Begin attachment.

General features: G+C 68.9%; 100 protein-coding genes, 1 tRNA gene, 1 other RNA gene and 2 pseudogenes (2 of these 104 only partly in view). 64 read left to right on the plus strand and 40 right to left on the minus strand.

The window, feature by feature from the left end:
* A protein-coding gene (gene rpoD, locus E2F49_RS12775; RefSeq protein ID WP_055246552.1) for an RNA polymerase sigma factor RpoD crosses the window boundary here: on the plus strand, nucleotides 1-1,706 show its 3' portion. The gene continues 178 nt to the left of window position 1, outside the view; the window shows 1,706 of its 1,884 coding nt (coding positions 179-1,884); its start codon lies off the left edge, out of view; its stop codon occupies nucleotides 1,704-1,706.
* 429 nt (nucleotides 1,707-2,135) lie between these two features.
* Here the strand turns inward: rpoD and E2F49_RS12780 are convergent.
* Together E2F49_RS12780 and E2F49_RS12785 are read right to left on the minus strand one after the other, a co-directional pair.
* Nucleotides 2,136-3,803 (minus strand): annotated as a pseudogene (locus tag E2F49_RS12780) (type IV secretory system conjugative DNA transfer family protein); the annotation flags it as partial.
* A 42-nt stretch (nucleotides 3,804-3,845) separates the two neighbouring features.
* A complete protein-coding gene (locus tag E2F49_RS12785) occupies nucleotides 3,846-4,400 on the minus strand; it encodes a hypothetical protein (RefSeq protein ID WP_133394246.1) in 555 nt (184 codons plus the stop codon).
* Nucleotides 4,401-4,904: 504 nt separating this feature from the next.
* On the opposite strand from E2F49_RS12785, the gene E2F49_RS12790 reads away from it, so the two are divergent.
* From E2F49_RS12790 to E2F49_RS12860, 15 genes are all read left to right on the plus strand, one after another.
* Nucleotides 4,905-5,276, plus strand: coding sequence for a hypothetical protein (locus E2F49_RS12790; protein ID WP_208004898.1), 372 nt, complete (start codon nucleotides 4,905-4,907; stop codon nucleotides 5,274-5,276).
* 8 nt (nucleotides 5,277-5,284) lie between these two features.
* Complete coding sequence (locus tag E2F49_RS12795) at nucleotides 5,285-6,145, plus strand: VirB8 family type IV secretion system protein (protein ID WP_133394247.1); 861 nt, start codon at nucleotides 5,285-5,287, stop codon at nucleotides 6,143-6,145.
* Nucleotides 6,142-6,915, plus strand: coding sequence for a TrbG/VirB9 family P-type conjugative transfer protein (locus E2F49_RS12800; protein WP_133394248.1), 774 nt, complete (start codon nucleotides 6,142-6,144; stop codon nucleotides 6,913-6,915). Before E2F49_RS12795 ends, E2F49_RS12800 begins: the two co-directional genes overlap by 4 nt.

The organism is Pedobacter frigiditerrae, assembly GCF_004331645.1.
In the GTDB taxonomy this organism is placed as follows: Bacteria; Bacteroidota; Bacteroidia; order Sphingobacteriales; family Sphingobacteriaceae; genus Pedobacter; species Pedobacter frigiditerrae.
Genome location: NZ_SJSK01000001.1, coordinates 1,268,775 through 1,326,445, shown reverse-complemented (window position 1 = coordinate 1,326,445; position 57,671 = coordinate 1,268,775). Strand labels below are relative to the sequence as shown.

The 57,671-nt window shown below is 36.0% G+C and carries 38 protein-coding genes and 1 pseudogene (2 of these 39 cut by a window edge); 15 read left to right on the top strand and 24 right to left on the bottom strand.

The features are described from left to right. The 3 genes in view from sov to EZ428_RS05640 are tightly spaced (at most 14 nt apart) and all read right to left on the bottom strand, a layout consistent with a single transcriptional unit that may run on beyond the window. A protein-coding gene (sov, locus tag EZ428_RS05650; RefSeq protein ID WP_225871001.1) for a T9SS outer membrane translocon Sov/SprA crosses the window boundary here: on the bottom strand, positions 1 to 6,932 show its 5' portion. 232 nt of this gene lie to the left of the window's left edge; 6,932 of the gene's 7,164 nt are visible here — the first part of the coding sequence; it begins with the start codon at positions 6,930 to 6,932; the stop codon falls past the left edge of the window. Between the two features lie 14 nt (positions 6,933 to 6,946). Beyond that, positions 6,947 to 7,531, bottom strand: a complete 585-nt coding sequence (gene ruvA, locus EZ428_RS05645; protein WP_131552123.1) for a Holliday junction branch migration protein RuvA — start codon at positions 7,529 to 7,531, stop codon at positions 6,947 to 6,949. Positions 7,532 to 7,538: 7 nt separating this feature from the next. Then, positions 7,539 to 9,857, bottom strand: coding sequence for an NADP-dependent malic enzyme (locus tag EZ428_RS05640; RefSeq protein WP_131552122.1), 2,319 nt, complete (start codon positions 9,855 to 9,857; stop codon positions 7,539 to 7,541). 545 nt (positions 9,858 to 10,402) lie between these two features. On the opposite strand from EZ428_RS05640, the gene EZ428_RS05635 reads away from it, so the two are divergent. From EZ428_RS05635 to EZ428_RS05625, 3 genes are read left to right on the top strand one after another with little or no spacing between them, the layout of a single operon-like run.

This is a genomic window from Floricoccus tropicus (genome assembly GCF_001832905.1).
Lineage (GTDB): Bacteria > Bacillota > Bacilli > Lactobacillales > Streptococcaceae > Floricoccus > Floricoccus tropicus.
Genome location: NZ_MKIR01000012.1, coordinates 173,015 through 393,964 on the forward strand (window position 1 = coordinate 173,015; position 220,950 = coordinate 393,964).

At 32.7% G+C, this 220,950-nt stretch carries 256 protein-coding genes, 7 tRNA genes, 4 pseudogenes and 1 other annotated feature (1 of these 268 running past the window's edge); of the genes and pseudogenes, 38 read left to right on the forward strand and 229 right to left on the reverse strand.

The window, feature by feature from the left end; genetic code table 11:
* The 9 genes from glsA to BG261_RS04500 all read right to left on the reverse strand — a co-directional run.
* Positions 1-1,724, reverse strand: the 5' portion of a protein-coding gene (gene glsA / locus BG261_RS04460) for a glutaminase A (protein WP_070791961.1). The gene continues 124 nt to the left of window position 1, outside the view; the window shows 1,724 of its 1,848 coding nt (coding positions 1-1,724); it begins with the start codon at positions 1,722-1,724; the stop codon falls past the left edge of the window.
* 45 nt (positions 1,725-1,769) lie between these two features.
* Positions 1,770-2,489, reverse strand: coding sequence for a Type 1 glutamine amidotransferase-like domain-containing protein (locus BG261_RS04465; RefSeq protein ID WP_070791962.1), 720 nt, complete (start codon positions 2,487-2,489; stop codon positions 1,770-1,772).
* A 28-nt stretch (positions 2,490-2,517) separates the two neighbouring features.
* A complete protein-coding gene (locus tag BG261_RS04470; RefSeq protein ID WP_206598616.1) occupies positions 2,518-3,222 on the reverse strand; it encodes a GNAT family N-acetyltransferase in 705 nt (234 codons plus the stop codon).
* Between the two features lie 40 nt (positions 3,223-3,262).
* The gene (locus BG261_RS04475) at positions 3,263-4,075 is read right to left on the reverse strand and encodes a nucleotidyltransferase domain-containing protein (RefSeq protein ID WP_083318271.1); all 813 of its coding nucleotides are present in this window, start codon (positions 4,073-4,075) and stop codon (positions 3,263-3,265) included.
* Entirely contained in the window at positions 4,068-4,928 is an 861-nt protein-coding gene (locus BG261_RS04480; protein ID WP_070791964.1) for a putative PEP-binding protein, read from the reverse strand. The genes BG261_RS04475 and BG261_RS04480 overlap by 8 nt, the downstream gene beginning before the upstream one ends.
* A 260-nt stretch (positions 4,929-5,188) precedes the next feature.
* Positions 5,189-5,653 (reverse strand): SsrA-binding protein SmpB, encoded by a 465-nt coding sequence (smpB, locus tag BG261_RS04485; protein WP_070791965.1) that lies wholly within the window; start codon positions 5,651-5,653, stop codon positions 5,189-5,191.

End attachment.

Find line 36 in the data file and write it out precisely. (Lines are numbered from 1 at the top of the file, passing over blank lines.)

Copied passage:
* A 260-nt stretch (positions 4,929-5,188) precedes the next feature.